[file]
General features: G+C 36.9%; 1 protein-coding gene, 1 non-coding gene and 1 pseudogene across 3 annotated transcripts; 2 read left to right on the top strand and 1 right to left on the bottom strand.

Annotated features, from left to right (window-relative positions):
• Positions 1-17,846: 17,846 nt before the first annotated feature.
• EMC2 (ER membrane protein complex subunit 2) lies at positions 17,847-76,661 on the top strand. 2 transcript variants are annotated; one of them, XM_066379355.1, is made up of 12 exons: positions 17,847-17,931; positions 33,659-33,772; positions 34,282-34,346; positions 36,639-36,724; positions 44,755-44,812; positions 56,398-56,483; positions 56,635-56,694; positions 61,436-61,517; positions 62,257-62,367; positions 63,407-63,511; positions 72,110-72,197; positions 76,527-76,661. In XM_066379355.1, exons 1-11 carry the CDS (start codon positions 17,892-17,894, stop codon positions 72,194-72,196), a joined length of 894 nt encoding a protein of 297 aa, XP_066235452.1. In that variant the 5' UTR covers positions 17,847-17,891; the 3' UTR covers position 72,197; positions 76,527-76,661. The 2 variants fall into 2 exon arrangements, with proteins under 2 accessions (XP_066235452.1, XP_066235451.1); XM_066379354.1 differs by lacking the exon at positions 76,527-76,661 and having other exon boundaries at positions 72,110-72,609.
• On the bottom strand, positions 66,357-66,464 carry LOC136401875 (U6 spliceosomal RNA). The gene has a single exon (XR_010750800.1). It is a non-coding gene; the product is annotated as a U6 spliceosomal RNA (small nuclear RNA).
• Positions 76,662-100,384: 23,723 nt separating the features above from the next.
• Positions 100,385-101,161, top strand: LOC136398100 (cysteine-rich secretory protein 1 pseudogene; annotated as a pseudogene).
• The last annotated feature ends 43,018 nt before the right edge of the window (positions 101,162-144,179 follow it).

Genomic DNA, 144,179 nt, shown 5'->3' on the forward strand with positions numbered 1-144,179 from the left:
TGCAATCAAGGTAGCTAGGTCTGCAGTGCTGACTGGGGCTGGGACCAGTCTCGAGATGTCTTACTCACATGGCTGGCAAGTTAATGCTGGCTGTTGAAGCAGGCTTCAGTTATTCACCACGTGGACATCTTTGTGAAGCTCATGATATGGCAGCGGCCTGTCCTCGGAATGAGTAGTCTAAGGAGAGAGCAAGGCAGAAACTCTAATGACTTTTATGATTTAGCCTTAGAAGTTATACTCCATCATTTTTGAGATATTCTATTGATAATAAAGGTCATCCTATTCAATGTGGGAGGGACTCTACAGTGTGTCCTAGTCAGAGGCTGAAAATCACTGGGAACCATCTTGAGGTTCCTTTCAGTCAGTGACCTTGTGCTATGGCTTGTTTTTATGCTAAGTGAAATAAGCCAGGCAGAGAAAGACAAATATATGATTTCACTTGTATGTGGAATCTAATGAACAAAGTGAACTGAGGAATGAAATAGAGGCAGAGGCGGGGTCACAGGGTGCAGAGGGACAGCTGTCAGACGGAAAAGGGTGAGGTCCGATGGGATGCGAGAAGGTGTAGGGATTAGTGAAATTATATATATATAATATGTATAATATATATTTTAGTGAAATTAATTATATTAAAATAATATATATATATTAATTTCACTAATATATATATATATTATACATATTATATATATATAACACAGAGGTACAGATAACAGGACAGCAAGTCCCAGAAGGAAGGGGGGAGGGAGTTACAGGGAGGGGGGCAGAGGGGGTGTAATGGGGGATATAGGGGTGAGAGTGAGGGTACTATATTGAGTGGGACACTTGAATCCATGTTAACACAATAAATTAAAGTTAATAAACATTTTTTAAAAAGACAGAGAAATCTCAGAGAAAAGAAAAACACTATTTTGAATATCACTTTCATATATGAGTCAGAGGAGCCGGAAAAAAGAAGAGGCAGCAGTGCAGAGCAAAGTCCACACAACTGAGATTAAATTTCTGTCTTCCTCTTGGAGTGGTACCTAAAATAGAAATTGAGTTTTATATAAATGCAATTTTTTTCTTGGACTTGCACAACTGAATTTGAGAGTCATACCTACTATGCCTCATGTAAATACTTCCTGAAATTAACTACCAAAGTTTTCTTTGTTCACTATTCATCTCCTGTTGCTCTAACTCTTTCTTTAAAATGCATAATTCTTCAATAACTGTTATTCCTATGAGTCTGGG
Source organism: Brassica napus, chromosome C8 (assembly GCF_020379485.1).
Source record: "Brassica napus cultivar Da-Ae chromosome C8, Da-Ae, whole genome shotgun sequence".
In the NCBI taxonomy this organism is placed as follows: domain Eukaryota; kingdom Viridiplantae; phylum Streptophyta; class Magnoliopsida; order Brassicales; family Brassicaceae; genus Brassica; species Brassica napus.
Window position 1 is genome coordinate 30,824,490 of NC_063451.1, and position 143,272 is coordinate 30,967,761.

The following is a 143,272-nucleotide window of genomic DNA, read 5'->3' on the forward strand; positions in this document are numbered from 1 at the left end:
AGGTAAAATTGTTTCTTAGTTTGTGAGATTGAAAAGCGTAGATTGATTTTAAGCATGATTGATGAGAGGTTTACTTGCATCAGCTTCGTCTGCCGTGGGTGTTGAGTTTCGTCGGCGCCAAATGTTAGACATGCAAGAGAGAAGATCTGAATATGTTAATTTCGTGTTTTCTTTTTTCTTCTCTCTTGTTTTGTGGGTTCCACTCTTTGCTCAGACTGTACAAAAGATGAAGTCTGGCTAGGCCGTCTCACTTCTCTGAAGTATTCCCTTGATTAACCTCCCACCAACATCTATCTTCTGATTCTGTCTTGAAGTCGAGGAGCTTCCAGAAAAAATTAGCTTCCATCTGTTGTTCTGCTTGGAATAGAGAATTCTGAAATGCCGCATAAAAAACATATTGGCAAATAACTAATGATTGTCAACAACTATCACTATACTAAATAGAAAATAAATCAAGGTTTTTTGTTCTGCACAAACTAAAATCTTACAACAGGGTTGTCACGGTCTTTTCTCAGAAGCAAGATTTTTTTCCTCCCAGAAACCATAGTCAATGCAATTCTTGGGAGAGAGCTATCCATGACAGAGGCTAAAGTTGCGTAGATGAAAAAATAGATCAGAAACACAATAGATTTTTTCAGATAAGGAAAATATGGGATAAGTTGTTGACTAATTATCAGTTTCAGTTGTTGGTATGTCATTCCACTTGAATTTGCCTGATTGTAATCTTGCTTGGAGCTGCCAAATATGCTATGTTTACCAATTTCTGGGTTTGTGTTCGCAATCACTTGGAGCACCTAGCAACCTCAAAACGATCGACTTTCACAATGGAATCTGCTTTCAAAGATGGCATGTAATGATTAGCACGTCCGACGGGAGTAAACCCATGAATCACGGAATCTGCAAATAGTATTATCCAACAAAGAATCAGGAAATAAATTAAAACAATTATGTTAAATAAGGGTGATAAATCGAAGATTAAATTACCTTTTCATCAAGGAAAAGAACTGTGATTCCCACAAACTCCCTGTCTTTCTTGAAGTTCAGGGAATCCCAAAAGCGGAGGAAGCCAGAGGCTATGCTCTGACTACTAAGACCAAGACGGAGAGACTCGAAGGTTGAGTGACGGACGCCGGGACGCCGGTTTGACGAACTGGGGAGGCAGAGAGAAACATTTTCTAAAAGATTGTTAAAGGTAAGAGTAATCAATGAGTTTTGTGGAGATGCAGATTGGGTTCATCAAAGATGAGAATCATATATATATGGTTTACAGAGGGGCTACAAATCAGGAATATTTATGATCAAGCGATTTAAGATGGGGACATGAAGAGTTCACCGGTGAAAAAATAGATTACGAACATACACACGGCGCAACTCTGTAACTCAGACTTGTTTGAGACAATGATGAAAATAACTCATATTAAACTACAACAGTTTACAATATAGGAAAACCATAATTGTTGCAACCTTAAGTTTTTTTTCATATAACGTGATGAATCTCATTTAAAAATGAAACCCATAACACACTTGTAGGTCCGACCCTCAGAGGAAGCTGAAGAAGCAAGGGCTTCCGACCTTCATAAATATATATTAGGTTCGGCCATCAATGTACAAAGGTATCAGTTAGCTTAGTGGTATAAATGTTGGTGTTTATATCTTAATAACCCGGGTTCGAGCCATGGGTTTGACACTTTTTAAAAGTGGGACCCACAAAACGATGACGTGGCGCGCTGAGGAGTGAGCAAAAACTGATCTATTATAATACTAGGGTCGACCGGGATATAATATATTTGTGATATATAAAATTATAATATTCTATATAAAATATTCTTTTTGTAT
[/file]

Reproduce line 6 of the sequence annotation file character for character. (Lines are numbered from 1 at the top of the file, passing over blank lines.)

• Positions 76,662-100,384: 23,723 nt separating the features above from the next.